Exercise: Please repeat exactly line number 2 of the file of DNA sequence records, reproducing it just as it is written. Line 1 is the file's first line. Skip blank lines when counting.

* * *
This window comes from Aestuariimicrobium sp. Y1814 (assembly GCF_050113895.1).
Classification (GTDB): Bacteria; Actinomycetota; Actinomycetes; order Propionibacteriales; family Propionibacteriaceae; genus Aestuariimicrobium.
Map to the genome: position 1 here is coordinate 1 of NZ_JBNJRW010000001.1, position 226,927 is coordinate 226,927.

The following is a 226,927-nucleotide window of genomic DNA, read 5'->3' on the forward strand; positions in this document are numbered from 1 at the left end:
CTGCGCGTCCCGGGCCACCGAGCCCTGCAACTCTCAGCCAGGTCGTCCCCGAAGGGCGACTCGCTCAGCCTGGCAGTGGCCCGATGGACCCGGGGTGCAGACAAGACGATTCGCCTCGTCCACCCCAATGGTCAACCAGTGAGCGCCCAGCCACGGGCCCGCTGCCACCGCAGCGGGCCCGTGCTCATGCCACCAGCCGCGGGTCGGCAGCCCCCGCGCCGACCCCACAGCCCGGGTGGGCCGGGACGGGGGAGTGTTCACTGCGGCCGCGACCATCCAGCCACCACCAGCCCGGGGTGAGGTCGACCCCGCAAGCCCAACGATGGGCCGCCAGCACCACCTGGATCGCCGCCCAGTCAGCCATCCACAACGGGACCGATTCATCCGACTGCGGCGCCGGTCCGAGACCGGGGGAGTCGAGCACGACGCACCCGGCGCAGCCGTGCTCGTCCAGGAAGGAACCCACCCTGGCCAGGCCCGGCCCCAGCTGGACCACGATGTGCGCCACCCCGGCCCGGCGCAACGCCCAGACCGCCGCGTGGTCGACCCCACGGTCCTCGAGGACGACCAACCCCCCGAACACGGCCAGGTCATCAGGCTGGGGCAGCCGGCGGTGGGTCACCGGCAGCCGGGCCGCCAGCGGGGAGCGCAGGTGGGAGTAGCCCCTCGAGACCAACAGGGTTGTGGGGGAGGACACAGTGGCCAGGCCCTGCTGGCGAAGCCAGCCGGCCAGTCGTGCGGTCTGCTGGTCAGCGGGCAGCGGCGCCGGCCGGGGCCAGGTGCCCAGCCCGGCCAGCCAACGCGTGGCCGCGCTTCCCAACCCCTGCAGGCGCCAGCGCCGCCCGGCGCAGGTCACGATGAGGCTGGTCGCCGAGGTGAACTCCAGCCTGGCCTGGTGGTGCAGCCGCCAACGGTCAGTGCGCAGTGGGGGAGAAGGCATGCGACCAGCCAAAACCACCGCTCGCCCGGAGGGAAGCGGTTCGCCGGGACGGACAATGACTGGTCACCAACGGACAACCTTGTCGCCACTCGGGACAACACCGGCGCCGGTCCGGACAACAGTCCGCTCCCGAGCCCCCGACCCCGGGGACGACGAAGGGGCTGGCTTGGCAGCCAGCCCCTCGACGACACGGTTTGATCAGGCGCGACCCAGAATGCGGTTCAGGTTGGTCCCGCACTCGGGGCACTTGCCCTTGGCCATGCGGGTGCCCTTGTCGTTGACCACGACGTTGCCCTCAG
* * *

Classification (GTDB): Bacteria; Actinomycetota; Actinomycetes; order Propionibacteriales; family Propionibacteriaceae; genus Aestuariimicrobium.